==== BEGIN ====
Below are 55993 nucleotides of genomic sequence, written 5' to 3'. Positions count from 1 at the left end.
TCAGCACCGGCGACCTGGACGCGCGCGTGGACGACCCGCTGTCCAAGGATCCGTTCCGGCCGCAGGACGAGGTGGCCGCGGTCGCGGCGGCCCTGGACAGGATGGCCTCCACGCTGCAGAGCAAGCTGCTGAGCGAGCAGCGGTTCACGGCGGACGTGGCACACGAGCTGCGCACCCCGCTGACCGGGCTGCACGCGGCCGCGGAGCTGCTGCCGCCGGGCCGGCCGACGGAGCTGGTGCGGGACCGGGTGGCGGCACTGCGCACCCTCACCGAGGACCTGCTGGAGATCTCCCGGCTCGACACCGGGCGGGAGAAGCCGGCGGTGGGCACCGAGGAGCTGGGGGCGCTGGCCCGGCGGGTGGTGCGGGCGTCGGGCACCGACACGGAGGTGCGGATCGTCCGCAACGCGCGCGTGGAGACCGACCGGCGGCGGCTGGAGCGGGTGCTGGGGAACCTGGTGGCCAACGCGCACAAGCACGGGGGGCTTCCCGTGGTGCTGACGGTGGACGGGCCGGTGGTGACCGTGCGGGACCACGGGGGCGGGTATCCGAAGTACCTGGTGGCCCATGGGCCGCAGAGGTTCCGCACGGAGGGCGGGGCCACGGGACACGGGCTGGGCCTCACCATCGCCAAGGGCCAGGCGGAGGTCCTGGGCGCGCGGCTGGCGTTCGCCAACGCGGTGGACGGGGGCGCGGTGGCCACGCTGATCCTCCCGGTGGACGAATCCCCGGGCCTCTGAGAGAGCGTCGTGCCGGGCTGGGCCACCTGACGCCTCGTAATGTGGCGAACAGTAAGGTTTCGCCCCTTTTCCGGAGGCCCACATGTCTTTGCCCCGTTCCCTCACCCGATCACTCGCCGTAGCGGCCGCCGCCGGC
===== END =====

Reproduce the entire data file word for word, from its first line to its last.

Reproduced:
Below are 55993 nucleotides of genomic sequence, written 5' to 3'. Positions count from 1 at the left end.
TCAGCACCGGCGACCTGGACGCGCGCGTGGACGACCCGCTGTCCAAGGATCCGTTCCGGCCGCAGGACGAGGTGGCCGCGGTCGCGGCGGCCCTGGACAGGATGGCCTCCACGCTGCAGAGCAAGCTGCTGAGCGAGCAGCGGTTCACGGCGGACGTGGCACACGAGCTGCGCACCCCGCTGACCGGGCTGCACGCGGCCGCGGAGCTGCTGCCGCCGGGCCGGCCGACGGAGCTGGTGCGGGACCGGGTGGCGGCACTGCGCACCCTCACCGAGGACCTGCTGGAGATCTCCCGGCTCGACACCGGGCGGGAGAAGCCGGCGGTGGGCACCGAGGAGCTGGGGGCGCTGGCCCGGCGGGTGGTGCGGGCGTCGGGCACCGACACGGAGGTGCGGATCGTCCGCAACGCGCGCGTGGAGACCGACCGGCGGCGGCTGGAGCGGGTGCTGGGGAACCTGGTGGCCAACGCGCACAAGCACGGGGGGCTTCCCGTGGTGCTGACGGTGGACGGGCCGGTGGTGACCGTGCGGGACCACGGGGGCGGGTATCCGAAGTACCTGGTGGCCCATGGGCCGCAGAGGTTCCGCACGGAGGGCGGGGCCACGGGACACGGGCTGGGCCTCACCATCGCCAAGGGCCAGGCGGAGGTCCTGGGCGCGCGGCTGGCGTTCGCCAACGCGGTGGACGGGGGCGCGGTGGCCACGCTGATCCTCCCGGTGGACGAATCCCCGGGCCTCTGAGAGAGCGTCGTGCCGGGCTGGGCCACCTGACGCCTCGTAATGTGGCGAACAGTAAGGTTTCGCCCCTTTTCCGGAGGCCCACATGTCTTTGCCCCGTTCCCTCACCCGATCACTCGCCGTAGCGGCCGCCGCCGGC